… I want to begin by posing a deceptively simple question: Have you ever asked yourself, who owns the University of Saskatchewan?
... One way to think about ownership is to ask, who benefits? Whom does the university exist to serve? And one answer, which contains an important measure of truth, is to say that the university belongs to the public because it serves the public.
… To say that we serve the public may not be a simple or an obvious thing to everyone. After all, we serve clients, don’t we? – students and research partners in particular. We run programs. We maintain buildings. We serve food and sell leisure apparel. We care for books and art and scientific apparatus. It is easy to see the individual things we do and forget that behind them is a concept that we all serve the public interest.
… our university was founded on a specific model of public service. Our founding vision was to contribute to the “prosperity of the state and general well-being of the community.”
… The benefits of the university’s activities, in other words, were meant to be widely spread.
… The question of who benefits is one aspect of ownership, and we can say the public is intended to benefit from our activities. Does that mean the public owns us?
… Usually we regard the government, in our case particularly the Government of Saskatchewan, as the collective representative of the public. It is the Government of Saskatchewan that has chartered us and made numerous stipulations about how we do our job. So does the government own the university?
… In Canada, I believe there remain principles supportive of university autonomy that are shared by a wide cross-section of Canadian society and notably by opinion leaders. Here there are deeply held traditions that universities serve the public, but do so differently and separately from how the state serves the public. It should go without saying that universities serve the public best when we serve it freely and autonomously… It may be that respect for university autonomy will continue only if universities continue to earn respect for our autonomy.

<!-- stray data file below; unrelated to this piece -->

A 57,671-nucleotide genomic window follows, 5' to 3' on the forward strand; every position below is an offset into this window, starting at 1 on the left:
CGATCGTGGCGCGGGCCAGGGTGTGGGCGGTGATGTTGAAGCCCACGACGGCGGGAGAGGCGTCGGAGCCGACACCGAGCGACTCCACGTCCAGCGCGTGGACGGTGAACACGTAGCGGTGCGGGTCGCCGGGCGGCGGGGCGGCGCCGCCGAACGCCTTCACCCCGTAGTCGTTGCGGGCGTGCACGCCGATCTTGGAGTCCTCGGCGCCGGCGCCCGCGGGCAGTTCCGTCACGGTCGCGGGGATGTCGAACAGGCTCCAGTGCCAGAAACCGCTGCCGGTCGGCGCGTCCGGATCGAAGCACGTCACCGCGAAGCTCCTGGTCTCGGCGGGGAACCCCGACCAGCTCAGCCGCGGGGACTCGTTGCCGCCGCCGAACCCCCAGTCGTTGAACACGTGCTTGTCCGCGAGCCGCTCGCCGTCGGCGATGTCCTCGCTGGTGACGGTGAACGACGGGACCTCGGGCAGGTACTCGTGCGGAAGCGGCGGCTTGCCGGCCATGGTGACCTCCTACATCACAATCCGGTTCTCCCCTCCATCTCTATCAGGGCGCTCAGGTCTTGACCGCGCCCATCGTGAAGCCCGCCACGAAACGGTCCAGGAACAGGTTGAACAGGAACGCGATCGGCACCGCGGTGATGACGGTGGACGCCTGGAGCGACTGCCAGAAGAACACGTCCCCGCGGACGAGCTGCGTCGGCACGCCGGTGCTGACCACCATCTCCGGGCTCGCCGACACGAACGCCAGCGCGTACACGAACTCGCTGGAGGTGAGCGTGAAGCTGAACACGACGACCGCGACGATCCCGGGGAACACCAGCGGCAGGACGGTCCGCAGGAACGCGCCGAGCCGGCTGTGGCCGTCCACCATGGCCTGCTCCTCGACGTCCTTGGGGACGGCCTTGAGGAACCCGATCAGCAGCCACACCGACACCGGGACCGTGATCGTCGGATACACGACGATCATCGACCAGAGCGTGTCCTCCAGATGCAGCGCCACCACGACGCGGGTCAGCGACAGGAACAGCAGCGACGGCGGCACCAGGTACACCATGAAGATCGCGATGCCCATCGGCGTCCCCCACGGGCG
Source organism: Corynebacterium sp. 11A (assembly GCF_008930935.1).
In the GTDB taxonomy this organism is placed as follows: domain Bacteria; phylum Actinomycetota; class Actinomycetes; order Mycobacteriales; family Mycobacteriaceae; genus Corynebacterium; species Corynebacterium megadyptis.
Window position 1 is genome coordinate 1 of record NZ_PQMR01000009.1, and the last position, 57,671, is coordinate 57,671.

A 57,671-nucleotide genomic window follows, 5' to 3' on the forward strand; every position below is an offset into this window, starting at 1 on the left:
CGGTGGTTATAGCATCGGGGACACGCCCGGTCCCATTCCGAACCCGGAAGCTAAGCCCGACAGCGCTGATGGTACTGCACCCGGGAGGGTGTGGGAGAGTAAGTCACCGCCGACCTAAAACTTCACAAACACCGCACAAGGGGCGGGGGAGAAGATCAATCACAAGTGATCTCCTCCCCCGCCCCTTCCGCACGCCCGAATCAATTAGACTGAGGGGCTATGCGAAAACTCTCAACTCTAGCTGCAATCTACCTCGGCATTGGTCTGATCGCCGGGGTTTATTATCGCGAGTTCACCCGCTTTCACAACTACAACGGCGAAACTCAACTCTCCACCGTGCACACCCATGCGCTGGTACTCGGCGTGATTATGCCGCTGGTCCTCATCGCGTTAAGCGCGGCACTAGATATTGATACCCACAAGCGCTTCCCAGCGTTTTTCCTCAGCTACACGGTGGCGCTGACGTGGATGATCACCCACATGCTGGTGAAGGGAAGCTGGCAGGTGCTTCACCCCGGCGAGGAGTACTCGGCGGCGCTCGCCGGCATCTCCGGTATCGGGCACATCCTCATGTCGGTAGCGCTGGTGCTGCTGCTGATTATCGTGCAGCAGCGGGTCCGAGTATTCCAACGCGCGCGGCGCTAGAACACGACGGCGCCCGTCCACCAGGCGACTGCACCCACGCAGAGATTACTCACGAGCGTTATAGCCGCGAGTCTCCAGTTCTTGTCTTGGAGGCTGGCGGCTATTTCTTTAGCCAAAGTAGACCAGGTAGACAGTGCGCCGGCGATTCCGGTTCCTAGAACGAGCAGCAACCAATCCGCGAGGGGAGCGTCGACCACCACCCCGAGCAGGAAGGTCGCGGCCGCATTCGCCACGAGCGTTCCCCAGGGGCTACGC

… So we belong to the public, but not to the state. We could be called non-owned, yet somehow we are still accountable.
… What is interesting is that there is no one person or group in a university who has the exclusive responsibility to interpret the public interest. It is more like it is all of our jobs, together, to do so.
… We do that as individuals when we reflect on the larger purposes of our work. But most of all, we do it together when we engage in conversations about the purposes and priorities of our university.
… The idea of a university that serves the public interest has a special significance in uncertain times like the ones in which we now live. There is economic turmoil in the world … Society needs answers and directions. Society needs knowledge, innovations, and technologies that will provide for improvement and sustainability… We will need community economic development and social development. We will need intercultural engagement, global awareness, and, above all, well-educated and highly skilled people throughout society. A university, our university, is called like never before to serve the public interest.”